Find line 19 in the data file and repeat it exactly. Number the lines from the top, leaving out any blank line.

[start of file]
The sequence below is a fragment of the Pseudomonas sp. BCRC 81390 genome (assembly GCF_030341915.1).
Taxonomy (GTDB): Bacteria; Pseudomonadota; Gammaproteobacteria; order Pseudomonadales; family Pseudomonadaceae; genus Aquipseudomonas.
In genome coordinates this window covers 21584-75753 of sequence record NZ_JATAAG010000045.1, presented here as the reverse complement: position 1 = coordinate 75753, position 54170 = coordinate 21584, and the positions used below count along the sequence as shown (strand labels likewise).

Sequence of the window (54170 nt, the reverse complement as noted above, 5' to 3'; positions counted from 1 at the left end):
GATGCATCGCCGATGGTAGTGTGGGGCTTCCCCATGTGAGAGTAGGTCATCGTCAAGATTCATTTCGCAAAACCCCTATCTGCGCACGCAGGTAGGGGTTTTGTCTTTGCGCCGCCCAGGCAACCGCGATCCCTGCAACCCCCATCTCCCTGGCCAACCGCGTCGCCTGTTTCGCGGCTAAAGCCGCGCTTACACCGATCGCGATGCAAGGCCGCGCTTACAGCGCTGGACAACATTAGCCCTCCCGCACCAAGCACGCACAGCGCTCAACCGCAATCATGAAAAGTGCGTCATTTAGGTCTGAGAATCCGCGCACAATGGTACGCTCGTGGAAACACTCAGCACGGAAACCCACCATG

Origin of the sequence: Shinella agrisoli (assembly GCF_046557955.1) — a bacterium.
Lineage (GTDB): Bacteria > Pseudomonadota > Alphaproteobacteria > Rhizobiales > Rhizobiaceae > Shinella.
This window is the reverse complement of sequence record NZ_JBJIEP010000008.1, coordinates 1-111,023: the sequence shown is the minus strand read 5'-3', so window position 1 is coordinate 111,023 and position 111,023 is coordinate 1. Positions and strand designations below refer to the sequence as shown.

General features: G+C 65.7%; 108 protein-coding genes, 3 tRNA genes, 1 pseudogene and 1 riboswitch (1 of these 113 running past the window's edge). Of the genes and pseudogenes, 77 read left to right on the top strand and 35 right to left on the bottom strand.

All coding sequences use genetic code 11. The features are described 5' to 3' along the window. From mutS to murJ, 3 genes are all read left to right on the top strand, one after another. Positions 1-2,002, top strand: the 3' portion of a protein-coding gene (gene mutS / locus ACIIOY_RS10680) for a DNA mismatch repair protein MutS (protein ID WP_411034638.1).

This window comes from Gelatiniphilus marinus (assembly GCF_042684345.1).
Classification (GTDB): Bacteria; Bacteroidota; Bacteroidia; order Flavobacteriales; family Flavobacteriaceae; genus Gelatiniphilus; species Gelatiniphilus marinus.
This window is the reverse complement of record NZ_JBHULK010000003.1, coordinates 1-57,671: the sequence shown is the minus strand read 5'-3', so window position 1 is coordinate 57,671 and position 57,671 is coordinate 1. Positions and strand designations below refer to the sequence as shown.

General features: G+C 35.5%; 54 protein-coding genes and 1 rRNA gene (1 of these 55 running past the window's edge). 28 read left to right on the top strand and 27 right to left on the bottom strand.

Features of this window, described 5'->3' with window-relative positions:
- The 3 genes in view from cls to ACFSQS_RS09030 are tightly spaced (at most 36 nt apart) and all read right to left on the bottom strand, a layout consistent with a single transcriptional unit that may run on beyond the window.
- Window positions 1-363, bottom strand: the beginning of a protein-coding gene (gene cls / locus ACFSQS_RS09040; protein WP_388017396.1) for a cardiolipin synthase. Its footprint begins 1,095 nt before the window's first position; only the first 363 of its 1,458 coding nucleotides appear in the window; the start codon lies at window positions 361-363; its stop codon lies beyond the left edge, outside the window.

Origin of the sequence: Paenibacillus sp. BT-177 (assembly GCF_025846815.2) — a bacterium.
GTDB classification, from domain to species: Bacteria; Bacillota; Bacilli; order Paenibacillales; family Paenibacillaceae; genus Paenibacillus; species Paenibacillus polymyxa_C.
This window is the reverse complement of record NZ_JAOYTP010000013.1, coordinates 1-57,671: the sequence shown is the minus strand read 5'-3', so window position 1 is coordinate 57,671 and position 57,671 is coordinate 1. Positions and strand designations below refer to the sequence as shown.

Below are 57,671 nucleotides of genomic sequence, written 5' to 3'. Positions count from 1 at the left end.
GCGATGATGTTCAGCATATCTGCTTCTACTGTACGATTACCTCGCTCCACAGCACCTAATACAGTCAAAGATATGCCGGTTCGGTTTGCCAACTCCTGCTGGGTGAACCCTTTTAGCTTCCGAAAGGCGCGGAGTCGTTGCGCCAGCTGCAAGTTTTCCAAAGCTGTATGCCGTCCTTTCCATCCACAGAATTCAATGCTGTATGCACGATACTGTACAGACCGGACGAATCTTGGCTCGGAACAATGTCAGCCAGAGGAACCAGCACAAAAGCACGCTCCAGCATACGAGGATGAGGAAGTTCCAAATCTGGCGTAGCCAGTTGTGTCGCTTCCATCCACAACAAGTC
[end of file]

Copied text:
GTDB classification, from domain to species: Bacteria; Bacillota; Bacilli; order Paenibacillales; family Paenibacillaceae; genus Paenibacillus; species Paenibacillus polymyxa_C.